Hilary McGrady, 51, will officially take over as director general of the National Trust on 12 March 2018 and said she was ‘immensely proud’ after being appointed to the conservation charity’s most senior leadership role. McGrady has worked for the National Trust for 12 years, the last four of which have been in the role of chief operating officer.

As the Trust’s chief operating officer, McGrady has had overall responsibility for the operation, care and management of the Trust’s property portfolio in England, Wales and Northern Ireland comprising almost 250,000 hectares of countryside, 778 miles of coastline and more than 500 historic buildings. She has overseen the daily running of all the Trust’s properties – which had 25m visits last year – including conservation and visitor experience, along with the charity’s commercial business. Over those years the Trust has experienced a continued growth in visitor numbers, income and conservation spend.

Unanimous decision 

“The decision to appoint Hilary was made by the Board of Trustees and I am pleased to say the decision was unanimous,” said Tim Parker, the Trust’s chairman. “Hilary’s appointment followed a rigorous selection process during which we considered a range of excellent candidates from a variety of different backgrounds and organisations.”

McGrady previously worked as the Trust’s Regional Director firstly in Northern Ireland, then Wales and finally London and the South East. Originally trained in graphic design, her career path started in the drinks industry in brand and marketing. In 1998, she moved to become director of a national arts charity and was subsequently seconded in 2002 to become CEO of Belfast’s bid to become European Capital of Culture. A two year return to the private sector as cultural tourism consultant preceded her move to the National Trust.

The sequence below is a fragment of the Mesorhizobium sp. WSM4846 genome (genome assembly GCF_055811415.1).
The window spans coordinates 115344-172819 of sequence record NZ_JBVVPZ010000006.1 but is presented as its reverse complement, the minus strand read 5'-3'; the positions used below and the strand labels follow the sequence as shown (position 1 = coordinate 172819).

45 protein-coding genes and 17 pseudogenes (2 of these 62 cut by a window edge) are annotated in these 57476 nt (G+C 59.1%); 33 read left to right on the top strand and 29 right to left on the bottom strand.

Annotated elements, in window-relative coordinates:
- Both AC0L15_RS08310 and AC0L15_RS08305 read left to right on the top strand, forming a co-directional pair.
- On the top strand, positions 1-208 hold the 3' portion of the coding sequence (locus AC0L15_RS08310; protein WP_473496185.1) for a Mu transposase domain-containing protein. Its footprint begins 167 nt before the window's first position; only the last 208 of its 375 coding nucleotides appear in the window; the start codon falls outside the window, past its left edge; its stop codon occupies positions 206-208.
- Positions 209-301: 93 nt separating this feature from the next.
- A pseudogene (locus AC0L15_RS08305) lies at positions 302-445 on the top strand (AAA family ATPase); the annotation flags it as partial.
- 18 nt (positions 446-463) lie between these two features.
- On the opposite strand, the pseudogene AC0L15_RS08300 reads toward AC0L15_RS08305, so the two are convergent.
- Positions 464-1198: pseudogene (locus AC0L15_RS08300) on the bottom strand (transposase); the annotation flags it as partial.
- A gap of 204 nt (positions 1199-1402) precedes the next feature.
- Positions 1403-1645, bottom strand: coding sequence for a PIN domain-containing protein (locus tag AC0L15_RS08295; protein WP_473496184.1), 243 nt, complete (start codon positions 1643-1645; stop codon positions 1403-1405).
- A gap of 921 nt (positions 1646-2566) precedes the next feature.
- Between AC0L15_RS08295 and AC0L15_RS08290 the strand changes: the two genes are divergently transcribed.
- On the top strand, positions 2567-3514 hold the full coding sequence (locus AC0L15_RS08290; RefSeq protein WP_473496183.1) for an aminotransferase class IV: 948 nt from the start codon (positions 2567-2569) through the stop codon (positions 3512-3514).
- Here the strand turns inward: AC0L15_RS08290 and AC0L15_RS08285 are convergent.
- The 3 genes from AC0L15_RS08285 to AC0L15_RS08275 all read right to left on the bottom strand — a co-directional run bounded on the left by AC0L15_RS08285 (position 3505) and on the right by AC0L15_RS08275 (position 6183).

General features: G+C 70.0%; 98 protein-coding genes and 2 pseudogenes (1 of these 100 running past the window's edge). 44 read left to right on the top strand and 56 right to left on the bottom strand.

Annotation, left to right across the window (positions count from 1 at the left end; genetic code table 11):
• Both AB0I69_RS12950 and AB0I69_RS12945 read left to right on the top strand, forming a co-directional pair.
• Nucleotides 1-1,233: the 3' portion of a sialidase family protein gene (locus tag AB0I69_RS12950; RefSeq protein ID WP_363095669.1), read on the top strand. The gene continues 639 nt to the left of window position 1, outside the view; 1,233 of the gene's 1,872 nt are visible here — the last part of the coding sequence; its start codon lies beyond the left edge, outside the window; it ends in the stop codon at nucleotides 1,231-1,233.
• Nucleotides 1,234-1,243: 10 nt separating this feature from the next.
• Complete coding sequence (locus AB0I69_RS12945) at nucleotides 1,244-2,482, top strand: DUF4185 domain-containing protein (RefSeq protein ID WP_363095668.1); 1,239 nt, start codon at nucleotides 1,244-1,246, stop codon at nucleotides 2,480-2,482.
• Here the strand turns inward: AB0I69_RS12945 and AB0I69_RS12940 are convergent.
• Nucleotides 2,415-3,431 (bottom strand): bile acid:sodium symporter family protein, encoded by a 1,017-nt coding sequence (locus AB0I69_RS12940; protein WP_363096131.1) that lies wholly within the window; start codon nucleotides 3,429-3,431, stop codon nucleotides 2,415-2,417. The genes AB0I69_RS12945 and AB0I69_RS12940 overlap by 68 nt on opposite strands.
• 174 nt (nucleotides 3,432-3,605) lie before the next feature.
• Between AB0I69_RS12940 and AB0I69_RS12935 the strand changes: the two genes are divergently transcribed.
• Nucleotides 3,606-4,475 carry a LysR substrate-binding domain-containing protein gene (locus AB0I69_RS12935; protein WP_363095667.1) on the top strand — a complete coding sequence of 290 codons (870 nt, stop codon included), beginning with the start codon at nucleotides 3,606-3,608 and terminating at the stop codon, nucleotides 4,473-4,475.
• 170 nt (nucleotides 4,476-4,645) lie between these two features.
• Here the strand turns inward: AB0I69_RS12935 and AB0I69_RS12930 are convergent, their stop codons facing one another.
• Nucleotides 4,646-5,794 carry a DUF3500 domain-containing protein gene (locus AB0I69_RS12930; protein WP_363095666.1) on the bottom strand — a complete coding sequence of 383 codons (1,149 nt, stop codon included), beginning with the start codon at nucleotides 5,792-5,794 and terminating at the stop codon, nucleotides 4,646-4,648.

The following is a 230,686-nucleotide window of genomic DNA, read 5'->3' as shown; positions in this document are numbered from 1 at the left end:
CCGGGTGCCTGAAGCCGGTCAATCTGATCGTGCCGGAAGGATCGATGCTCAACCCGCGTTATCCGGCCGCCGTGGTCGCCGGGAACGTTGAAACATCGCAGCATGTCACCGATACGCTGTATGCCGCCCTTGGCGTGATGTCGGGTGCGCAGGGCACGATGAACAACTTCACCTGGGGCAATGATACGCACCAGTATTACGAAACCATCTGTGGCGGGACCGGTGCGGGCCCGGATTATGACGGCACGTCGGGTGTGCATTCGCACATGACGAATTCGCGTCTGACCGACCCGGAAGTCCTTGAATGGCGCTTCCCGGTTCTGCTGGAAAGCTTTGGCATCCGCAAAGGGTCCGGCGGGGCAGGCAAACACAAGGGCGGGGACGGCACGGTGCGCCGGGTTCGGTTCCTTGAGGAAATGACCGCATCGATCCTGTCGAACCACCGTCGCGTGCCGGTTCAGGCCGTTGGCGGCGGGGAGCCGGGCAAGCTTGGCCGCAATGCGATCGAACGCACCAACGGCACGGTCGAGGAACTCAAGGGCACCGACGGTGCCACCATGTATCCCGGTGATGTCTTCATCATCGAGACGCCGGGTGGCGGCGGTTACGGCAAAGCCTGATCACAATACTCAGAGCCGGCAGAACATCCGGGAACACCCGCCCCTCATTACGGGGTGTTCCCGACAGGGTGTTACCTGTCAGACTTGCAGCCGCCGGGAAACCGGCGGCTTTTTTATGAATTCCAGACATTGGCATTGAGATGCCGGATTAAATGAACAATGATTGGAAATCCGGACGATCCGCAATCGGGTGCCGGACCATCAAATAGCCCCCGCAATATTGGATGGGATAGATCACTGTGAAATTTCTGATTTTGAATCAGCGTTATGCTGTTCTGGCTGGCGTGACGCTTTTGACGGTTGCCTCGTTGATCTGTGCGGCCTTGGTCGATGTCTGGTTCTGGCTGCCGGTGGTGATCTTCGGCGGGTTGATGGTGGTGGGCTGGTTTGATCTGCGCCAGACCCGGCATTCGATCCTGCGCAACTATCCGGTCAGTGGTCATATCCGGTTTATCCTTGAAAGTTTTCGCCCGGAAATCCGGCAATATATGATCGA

Inspiring even more people 

“This is a charity I love because it looks after the things that matter to me personally, the outdoors, the arts, heritage, nature and beauty,” she said. “But more importantly these are things that I believe matter to the nation which is why we have five million members and many more supporters. I am looking forward to building on that support and inspiring even more people to look after the places that matter to them.”

McGrady’s predecessor, Dame Helen Ghosh, has been director-general of the Trust since 2012 and has overseen the implementation of an ambitious 10-year strategy, which the Trust says has returned it to its roots by playing an active part in meeting some of the big challenges facing the nation such as the declining health of the natural environment, and the loss of green spaces in towns and cities.

In May Dame Helen accepted the Judges Special Recognition Award for the National Trust at the Museums + Heritage Awards for Excellence for pushing the boundaries of visitor engagement. The Museums + Heritage Awards 2018 are now open for applications.

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